We trust that, for the good of the country, that no legislation looking to a reduction of the currency by compulsory funding will be agitated, but rather that its gradual redemption in specie may be considered by the next Congress. Of course it will take time to redeem it, but by that means confidence will be established among the people, that it will ultimately be worth dollar for dollar as specie and confidence, we all know, has ever been the great supporter of paper currency.
(Column 02)Summary: The paper announces the arrival of Irish immigrants in Petersburg, and advocates legislation to encourage immigration to Virginia. The editors argue that immigrants are the perfect substitute for black labor, since the freedmen, in the eyes of the paper, refuse to work and are an unprofitable labor source.
Full Text of Article:A Noble Old Negro
Emigration--The Petersburg Express of yesterday says that on Wednesday night arrived in that city the first installment of emigrants from the old countries beyond the sea--hale, stalwart men, stout, blooming women, sturdy flaxen-headed urchins. They come directly from Cork, leaving behind the land of teeming population without lands, to work out their fortunes in this [unclear] of agricultural wealth.
The encouragement of emigration should be the great object now of the Virginia planter. For the present, at least, negro labor is unprofitable. The colored man works reluctantly, not having yet unlearned his carefully misconceived [unclear] concerning freedom, and the quickest solution of this problem of labor is to ignore the race until they have learned their necessities and responsibilities, engaging in their places willing workers, men of strong arms and anxious hearts, who only ask opportunity to display their energy. These Irish emigrants, coming from their hard-earned starvation, will gladly throw their whole hearts into work which clothes and houses and feeds their wives and children.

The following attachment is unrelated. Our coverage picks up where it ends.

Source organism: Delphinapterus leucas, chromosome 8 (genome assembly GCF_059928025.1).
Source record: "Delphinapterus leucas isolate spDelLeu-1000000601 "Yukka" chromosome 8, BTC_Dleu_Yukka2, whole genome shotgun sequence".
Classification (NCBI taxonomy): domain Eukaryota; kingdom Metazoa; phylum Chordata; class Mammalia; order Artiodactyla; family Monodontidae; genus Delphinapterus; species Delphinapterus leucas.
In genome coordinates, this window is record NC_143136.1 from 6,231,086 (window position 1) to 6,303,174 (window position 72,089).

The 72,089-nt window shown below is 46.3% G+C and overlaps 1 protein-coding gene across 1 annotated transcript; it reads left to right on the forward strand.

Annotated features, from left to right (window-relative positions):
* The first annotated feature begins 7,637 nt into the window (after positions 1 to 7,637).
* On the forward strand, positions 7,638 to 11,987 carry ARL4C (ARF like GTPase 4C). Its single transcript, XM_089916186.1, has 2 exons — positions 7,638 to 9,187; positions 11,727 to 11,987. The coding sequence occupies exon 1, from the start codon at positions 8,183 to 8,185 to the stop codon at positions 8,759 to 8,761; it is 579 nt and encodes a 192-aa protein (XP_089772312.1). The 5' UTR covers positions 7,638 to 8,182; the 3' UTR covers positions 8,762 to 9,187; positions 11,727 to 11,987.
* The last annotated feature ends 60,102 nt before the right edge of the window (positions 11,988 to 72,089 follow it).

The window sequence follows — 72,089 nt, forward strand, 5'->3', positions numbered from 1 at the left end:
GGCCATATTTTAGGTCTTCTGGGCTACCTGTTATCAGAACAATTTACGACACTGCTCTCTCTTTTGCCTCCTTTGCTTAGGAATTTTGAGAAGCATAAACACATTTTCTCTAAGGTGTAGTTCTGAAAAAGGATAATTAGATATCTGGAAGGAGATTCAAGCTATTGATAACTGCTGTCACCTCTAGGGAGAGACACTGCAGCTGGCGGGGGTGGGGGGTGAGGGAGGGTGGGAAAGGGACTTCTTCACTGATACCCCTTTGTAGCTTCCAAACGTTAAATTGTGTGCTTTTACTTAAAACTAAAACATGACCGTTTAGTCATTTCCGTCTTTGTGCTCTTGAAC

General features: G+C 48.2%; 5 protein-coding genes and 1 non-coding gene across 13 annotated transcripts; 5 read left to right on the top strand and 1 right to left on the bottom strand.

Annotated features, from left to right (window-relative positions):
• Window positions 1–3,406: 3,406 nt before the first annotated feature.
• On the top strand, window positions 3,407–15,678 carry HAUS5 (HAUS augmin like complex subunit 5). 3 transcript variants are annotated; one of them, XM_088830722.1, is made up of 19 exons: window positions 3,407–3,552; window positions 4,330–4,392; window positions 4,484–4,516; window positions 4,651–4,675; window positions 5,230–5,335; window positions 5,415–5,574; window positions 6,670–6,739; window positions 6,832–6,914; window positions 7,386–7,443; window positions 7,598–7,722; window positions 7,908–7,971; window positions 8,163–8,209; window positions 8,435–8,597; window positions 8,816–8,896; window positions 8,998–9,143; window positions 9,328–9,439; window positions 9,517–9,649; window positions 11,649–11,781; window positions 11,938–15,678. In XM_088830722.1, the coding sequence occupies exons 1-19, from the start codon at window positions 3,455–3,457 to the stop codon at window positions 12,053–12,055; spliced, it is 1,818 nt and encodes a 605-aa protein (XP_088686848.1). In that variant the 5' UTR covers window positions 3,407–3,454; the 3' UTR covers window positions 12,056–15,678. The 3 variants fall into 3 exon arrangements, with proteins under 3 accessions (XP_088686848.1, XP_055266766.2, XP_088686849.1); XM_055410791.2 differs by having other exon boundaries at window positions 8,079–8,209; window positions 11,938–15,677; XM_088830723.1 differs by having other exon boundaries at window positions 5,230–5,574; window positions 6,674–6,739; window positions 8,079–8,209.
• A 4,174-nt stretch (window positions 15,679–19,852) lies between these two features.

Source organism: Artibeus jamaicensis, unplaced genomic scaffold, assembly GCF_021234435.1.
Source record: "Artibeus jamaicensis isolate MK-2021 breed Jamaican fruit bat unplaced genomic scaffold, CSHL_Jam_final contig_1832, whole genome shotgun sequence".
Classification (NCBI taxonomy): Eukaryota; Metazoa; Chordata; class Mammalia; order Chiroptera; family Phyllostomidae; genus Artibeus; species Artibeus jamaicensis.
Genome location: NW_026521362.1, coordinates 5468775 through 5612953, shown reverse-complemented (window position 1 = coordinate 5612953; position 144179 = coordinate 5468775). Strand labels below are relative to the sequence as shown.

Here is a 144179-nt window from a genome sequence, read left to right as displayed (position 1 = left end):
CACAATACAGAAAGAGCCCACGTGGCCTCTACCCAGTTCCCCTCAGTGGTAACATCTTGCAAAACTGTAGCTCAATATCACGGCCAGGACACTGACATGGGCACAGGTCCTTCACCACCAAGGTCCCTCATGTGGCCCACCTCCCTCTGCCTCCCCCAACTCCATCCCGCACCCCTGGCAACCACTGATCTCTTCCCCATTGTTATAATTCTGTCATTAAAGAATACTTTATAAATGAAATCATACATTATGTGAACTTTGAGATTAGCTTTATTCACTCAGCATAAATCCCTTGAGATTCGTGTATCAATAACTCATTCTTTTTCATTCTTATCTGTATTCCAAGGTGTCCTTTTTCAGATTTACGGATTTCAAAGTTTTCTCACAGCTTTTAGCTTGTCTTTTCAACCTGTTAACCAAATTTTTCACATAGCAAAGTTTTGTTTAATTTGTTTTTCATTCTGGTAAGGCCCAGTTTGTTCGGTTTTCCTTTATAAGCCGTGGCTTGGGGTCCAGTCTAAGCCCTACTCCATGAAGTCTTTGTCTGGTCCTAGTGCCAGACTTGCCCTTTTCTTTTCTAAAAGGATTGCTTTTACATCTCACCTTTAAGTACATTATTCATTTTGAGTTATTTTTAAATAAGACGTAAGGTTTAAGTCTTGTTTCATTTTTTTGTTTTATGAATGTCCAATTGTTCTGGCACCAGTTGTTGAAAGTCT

The harvest is here, the laborers are anxious to reap it, and it only remains for the lords of the vineyard to send out for the unwilling idlers.
We cordially welcome these pioneers to Petersburg, and promise our exertions to secure for them the consideration, legislation, and sympathy which will furnish their success in their adopted country.
(Column 04)Summary: The paper reprints an article celebrating a "refreshing instance of the gratitude of a negro towards his former owner." His action in continuing to work for his former master afforded a "striking contrast to the conduct of the majority of worthless characters of that color."
Origin of Article: Richmond TimesFull Text of Article: